# 5008 out of the box

So I came across this puzzle somewhere:

And the intended answer to it was:

But that's pretty much straight forward. Thinking out of the box you can get a lot bigger "numbers" (values), for example:

801115 only by flipping the intended answer 180 degrees.

Or

800^2 which is 640000

Or

90E8 which is 9000000000

Or even

51108^11

So, my question is, if anything is allowed, for instance, breaking the matchsticks, what would be the maximum value we can achieve?

• So, you can break the matchstick to any number of pieces? – Sid Oct 16 '16 at 14:39
• @Gintas "breaking" the matchsticks is not very well defined, I think you should narrow it there, or "all" becomes possible (see answers below). Also there is the question of how the shown numbers are INTERPRETED. If I would use the number 100 to the base 10, well, it's hundert. But what if I use to a (near)-infinite base (X)? then it is X**3 at once. So I guess "all is allowed" is just "too broad" to be meaningful. – BmyGuest Oct 16 '16 at 14:44
• @BmyGuest well basically I meant bending the matches, not breaking, for example making ^ symbol – Gintas K Oct 16 '16 at 14:54
• @BmyGuest the intention was to get some creative but at the same time realistic answers – Gintas K Oct 16 '16 at 15:03
• Using en.wikipedia.org/wiki/Knuth%27s_up-arrow_notation and sticking to the same rules as set in the question it is possible to make 5↑108 ~ 10^75 which is significantly larger than 51108^11 (~10^51). Moving six match sticks you can make 5↑↑↑8 which is truly vast. – niemiro Oct 16 '16 at 17:11

$11^{81105}$
or if you want outside the box, light up a match, burn everything, then make the infinity symbol with the ashes!

• I was definitely wasting my time trying to spell GOOGOL, which would have been much smaller. – humn Oct 16 '16 at 18:37

Split the matches into their atoms, then build a row of atoms and just count...

• Why stop there when you can get the subatomic particles? Anyway, I wouldn't be surprised if this wasn't the biggest answer. – greenturtle3141 Oct 17 '16 at 0:03
• @greenturtle3141 The OP's answer $51108^{11}\approx 10^{51.8}$ is already larger; $10^{51}$ protons are as massive as the Earth. – 2012rcampion Oct 17 '16 at 0:25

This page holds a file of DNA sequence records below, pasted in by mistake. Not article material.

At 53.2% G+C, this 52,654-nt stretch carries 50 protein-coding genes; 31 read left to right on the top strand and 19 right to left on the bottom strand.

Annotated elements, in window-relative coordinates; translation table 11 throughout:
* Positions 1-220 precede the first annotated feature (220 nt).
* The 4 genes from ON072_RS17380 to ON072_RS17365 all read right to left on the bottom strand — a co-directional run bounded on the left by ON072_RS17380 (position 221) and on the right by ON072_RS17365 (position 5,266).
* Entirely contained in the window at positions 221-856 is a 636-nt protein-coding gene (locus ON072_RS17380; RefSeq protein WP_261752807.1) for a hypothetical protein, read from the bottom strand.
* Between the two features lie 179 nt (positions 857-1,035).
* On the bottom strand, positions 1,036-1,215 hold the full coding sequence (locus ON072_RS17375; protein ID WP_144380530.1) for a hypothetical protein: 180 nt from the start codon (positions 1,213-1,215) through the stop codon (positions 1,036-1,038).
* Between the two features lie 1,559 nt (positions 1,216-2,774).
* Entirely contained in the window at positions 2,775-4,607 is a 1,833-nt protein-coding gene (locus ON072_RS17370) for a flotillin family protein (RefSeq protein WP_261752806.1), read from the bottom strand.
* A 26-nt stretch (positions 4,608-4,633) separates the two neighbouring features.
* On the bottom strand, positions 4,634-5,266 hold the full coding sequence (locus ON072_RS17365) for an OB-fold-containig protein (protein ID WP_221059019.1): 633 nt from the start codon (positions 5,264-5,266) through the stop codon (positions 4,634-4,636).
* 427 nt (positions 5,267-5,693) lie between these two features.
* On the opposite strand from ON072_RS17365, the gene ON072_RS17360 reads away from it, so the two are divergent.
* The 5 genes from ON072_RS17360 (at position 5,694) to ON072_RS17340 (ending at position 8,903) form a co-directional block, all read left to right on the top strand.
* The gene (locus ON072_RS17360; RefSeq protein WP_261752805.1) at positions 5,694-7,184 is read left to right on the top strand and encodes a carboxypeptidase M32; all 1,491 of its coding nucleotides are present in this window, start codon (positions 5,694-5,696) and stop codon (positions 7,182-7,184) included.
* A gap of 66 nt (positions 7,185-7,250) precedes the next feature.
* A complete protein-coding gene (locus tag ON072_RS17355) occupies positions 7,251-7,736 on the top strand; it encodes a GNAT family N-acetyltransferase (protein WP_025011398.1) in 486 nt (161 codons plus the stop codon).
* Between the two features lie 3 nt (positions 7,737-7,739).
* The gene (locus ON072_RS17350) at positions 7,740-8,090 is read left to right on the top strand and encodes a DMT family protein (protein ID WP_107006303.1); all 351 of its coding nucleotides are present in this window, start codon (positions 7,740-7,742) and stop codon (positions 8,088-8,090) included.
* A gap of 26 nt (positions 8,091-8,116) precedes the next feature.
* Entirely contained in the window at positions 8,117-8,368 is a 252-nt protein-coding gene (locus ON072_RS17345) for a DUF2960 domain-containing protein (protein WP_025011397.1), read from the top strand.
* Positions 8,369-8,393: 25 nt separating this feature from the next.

• @greenturtle3141. Don't split the atom. You want to...well -> s-media-cache-ak0.pinimg.com/564x/a2/0f/ea/… ? – Marius Oct 17 '16 at 14:04
• Considering other posted solutions this one gives surprisingly low number. – oleslaw Oct 19 '16 at 11:08

This is quite similar to a previous question. One of the answers used the Busy Beaver function. Here, we can move two sticks to create 61188, turn it upside down to get 88119, then interpret 88 as BB to get BB119 which could be the 119th term of the Busy Beaver function.

EDIT: I have an even better answer!

You can make any number you want. Simply take any match, break it up, then use Banach - Tarski to make more matches!

• I was about to write up a similar answer! I was trying to get at least $BB(7,918)$, whose value is so large it cannot be proven in ZFC, even given unlimited computational power. – 2012rcampion Oct 17 '16 at 0:28
• Actually the symbol to denote Busy Beaver function is not BB but Σ. – oleslaw Oct 19 '16 at 13:15
• Is that not summation? In a previous puzzle I'm pretty sure we reached the consensus that BB was totally ok... – greenturtle3141 Oct 19 '16 at 14:44
• @oleslaw Actually, it is well accepted that BB and Σ are both common notations for the busy beaver function. – Simply Beautiful Art Jul 21 '17 at 0:20

Consider:

1. Take 2 matches from the first zero (51108)
2. Turn everything upside down (80115)
3. Bend 1 match to make an arrow (80↑15) (Knuth up-arrow notation)
4. Break the other match to make 11 over the arrow (80↑^11 15)
5. This is equal to 80↑↑↑↑↑↑↑↑↑↑↑15 which is pretty darn large and persists the numbers' sizes.

Maybe this is a little too "outside the box", but you could have

E8105 , turning upside down and moving the 1 stick from the 8 into the 0 and the other after the 0.

Or, even better,

E805 ! , if a matchstick on its own can be an exclamation mark, I think (10^805)! would be one of the largest possible.

Edit: no breaking or burning required!

Edit2: or, even EVEN better

81105_11, which would look like 11 with 81105 in the top left (tetration), i.e. 11^11^11^11^11^11..... 81105 times. Given the number here http://www.had2know.com/academics/2tetrate5.pdf , I think this may win!

An idea similar to @greenturtle3141's:

Take two matchsticks from the last digit to make it a five. Place one in the center of the second digit, turning it into an 8, then one in the bottom left of the first digit, making it a G. This gives us the G805, or the 805th number in the Graham series. I am unsure if this beats the busy beaver answer.

• Actually G (Graham's number) is a number, not a series. It is a 64th element of the g_n series. – oleslaw Oct 19 '16 at 12:51
• @oleslaw Actually, g_n is not a series, its a sequence. – Simply Beautiful Art Jul 21 '17 at 0:21

Without breaking any matchsticks or resorting to arrow notation, I believe this answer gives a value ridiculously larger than other answers given so far -

Remove two matchsticks from the final 8, leaving 2. take all matchsticks from all other digits. This provides 19 sticks.
now arrange them thus -

111
11
11
11
11
11
11
11
11
2

• You are supposed to move only 2 sticks.. – oleslaw Oct 19 '16 at 11:30
• @oleslaw most other people didn't do that... – matt Jun 9 '20 at 23:11

Respecting the 'move only 2 matches rule and ignoring HEX (dec value only)'I got

9909. 1st match you move from second digit to 1st to get a 9. 2nd match you move from last digit to the second.